by NEVIL GIBSON
The best based-on-fact historical recreations are those that reveal new insights into episodes that are framed with faded notions of the past. The beginnings of the British struggle for women’s emancipation — and in particular for the right to vote — are recreated with appropriate gravitas in Suffragette (Transmission).

Carey Mulligan in Suffragette.
Carey Mulligan in Suffragette.

A brief reference to New Zealand’s granting of universal suffrage years earlier sets the tone for a one-sided story that never takes itself less than seriously.
The muted and bleak colours of working class London, where several of the heroines slave in a laundry, seldom become brighter as the campaign gains momentum.
As is normal in revolutionary movements, conflict emerges between the moderates, who favour gradualism and moderation in advancing political goals, and those who have more radical inclinations.
The suffragettes, inspired by upper class Emmeline Pankhurst (Meryl Streep in little more than a cameo role), opt for the latter.
This includes blowing up post boxes, smashing windows, and a house burning. In response, police throw the women into jail and force feed those on hunger strikes.
The central character, Maud Watts (Carey Mulligan), leans towards the radicals, along with Edith Ellyn (Helen Bonham Carter), based on real-life Edith Garrud.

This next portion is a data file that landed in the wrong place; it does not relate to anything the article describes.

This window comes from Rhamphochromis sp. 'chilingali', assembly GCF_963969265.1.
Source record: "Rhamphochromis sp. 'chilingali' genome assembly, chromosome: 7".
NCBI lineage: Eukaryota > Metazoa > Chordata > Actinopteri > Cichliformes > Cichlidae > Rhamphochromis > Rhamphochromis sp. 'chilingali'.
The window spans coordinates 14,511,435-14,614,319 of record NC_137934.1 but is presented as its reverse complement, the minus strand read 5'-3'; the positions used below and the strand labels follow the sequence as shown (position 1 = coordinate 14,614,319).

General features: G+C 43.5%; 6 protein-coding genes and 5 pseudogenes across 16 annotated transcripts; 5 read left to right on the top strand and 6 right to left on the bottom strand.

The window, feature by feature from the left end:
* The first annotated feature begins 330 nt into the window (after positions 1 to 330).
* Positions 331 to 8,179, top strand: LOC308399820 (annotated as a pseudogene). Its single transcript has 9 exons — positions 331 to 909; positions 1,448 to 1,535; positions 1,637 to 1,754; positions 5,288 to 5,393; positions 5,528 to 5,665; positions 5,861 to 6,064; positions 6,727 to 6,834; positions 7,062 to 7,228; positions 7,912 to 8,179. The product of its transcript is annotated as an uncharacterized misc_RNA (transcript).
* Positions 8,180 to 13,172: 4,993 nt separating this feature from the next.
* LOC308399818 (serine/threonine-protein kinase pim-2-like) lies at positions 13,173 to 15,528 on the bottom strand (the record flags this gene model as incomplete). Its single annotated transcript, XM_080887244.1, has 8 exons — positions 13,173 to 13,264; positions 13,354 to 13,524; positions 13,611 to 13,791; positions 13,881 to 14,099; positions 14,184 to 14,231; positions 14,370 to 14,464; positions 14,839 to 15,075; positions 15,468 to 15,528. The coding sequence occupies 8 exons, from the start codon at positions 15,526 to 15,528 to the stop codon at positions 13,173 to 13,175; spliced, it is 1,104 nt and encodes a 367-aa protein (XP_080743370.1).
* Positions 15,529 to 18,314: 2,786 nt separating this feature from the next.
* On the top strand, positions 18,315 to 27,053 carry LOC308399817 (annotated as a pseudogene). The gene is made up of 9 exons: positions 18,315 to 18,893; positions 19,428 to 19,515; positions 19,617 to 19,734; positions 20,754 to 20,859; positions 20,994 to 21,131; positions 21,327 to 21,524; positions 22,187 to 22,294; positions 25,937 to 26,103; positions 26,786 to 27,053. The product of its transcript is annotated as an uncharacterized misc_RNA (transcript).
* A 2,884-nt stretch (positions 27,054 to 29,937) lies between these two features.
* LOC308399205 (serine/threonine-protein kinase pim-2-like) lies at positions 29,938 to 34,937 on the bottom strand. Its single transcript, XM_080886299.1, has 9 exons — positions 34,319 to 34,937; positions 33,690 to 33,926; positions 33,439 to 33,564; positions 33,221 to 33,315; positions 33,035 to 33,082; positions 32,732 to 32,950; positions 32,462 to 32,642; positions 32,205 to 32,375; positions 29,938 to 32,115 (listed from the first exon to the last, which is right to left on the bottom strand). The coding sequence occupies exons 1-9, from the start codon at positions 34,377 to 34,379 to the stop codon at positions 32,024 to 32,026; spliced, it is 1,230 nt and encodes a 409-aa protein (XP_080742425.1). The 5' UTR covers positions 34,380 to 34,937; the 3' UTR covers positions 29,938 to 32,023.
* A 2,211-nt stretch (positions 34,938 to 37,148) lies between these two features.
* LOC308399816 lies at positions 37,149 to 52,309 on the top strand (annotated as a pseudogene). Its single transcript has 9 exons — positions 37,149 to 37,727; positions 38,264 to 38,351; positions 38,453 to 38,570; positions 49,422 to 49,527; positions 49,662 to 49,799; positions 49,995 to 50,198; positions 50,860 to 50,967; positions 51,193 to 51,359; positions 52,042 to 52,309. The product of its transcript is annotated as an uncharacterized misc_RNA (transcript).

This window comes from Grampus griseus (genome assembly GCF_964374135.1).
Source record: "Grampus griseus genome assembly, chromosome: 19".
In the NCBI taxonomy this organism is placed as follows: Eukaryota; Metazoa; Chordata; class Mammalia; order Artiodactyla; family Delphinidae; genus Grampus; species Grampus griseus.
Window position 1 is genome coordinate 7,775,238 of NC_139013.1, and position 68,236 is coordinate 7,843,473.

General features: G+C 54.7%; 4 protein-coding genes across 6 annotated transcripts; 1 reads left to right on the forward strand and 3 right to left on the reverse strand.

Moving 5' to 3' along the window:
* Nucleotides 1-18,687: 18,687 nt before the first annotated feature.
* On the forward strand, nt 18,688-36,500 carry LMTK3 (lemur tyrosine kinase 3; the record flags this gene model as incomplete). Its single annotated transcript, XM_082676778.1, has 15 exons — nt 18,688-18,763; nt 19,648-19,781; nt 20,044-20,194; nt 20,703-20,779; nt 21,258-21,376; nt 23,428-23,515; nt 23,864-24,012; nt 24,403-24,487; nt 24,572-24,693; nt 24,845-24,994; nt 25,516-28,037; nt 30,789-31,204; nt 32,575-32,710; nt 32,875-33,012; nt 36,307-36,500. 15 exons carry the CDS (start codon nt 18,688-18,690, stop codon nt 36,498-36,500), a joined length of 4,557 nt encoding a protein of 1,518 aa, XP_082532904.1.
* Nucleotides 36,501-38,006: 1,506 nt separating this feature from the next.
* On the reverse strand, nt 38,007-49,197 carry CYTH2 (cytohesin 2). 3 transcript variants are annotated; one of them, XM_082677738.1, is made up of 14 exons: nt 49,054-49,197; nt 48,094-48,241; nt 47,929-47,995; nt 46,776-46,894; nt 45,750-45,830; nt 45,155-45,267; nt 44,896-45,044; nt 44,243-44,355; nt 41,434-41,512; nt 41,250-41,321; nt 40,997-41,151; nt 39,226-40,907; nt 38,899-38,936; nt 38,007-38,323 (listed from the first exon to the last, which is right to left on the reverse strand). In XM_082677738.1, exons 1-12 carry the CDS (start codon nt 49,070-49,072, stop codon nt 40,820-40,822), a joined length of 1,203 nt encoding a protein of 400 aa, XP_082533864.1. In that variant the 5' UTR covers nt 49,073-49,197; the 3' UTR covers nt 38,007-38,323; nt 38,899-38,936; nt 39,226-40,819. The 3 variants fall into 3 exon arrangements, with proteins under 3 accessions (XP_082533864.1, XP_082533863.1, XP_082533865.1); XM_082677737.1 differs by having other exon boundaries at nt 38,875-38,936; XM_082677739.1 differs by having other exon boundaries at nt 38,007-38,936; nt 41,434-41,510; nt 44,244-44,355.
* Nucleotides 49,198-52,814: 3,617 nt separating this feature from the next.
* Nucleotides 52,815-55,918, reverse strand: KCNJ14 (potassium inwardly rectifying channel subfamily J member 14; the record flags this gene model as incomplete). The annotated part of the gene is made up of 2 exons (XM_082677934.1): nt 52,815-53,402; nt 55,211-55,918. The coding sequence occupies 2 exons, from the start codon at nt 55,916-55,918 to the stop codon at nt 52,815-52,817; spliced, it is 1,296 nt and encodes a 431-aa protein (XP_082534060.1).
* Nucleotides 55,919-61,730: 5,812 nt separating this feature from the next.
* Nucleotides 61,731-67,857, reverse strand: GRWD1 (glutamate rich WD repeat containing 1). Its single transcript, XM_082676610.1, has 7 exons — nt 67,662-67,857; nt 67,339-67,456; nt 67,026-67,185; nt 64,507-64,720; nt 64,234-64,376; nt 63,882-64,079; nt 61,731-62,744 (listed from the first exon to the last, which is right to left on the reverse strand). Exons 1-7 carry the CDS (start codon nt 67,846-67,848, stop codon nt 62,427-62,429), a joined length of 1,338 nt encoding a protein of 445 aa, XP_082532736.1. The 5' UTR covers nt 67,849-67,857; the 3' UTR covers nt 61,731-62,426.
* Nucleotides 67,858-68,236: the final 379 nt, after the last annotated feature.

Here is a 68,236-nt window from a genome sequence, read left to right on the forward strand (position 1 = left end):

The culmination, not to give anything away, occurs with a martyrdom at the Epsom Derby, where tragedy turns into triumph.
Because the screenplay, by Abi Morgan, focuses on a few characters, the wider context of the suffragette movement is ignored. Nevertheless, this is testament to a cause that had only one predictable outcome.
Rating: Mature audiences (violence and offensive language); 106 minutes.
Coming attractions • This is the final film column for this year. It has not been possible to view some of new attractions over the holiday period. These include Star Wars: The Force Awakens, which is expected to be the biggest box office attraction since Avatar. This is also the pre-Oscar period, when many high-profile features are screened. Based on advance publicity, these could include Carol, which won the New York Film Critics Circle award; The Big Short, a financial thriller; Spotlight, which is of particular interest to Catholics; Joy, a business biopic based on the life of Joy Mangano; and The Revenant, a survival tale set in the 19th century American wilderness. Among those of interest to families are Pixar’s The Lost Dinosaur, Snoopy and Charlie Brown: The Peanuts Movie, and Oddball, from Australia about a dog. These will be reviewed when publication of NZ Catholic resumes in January.

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